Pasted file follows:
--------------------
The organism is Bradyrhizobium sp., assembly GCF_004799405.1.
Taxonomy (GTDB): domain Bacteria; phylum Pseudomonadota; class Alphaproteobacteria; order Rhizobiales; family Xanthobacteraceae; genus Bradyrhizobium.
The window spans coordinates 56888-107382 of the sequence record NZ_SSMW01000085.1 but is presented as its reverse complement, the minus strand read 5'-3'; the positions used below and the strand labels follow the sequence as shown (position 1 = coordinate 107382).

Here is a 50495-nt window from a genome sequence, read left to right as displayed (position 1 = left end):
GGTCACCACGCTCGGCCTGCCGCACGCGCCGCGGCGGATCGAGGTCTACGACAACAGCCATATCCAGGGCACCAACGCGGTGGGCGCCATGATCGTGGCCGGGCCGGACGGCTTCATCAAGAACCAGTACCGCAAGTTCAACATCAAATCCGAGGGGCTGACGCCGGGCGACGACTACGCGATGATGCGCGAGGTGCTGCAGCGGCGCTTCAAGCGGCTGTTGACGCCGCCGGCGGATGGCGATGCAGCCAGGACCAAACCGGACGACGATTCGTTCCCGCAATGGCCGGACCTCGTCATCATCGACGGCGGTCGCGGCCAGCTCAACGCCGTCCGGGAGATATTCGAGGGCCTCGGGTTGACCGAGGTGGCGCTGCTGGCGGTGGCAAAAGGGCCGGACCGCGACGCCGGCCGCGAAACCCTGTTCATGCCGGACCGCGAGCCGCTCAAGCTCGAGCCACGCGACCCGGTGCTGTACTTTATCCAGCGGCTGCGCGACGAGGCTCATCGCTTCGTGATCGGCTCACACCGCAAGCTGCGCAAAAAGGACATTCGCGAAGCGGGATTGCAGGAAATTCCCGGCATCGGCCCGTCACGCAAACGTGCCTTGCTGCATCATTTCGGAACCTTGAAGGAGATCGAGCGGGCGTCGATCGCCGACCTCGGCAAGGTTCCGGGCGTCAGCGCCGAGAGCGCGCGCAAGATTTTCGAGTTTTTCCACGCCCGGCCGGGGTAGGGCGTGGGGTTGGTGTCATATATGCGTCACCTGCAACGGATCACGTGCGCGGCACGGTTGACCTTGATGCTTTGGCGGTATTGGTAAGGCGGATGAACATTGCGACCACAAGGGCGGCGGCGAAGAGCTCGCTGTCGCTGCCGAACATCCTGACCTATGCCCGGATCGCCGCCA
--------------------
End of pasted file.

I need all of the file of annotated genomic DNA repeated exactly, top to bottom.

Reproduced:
The organism is Bradyrhizobium sp., assembly GCF_004799405.1.
Taxonomy (GTDB): domain Bacteria; phylum Pseudomonadota; class Alphaproteobacteria; order Rhizobiales; family Xanthobacteraceae; genus Bradyrhizobium.
The window spans coordinates 56888-107382 of the sequence record NZ_SSMW01000085.1 but is presented as its reverse complement, the minus strand read 5'-3'; the positions used below and the strand labels follow the sequence as shown (position 1 = coordinate 107382).

Here is a 50495-nt window from a genome sequence, read left to right as displayed (position 1 = left end):
GGTCACCACGCTCGGCCTGCCGCACGCGCCGCGGCGGATCGAGGTCTACGACAACAGCCATATCCAGGGCACCAACGCGGTGGGCGCCATGATCGTGGCCGGGCCGGACGGCTTCATCAAGAACCAGTACCGCAAGTTCAACATCAAATCCGAGGGGCTGACGCCGGGCGACGACTACGCGATGATGCGCGAGGTGCTGCAGCGGCGCTTCAAGCGGCTGTTGACGCCGCCGGCGGATGGCGATGCAGCCAGGACCAAACCGGACGACGATTCGTTCCCGCAATGGCCGGACCTCGTCATCATCGACGGCGGTCGCGGCCAGCTCAACGCCGTCCGGGAGATATTCGAGGGCCTCGGGTTGACCGAGGTGGCGCTGCTGGCGGTGGCAAAAGGGCCGGACCGCGACGCCGGCCGCGAAACCCTGTTCATGCCGGACCGCGAGCCGCTCAAGCTCGAGCCACGCGACCCGGTGCTGTACTTTATCCAGCGGCTGCGCGACGAGGCTCATCGCTTCGTGATCGGCTCACACCGCAAGCTGCGCAAAAAGGACATTCGCGAAGCGGGATTGCAGGAAATTCCCGGCATCGGCCCGTCACGCAAACGTGCCTTGCTGCATCATTTCGGAACCTTGAAGGAGATCGAGCGGGCGTCGATCGCCGACCTCGGCAAGGTTCCGGGCGTCAGCGCCGAGAGCGCGCGCAAGATTTTCGAGTTTTTCCACGCCCGGCCGGGGTAGGGCGTGGGGTTGGTGTCATATATGCGTCACCTGCAACGGATCACGTGCGCGGCACGGTTGACCTTGATGCTTTGGCGGTATTGGTAAGGCGGATGAACATTGCGACCACAAGGGCGGCGGCGAAGAGCTCGCTGTCGCTGCCGAACATCCTGACCTATGCCCGGATCGCCGCCA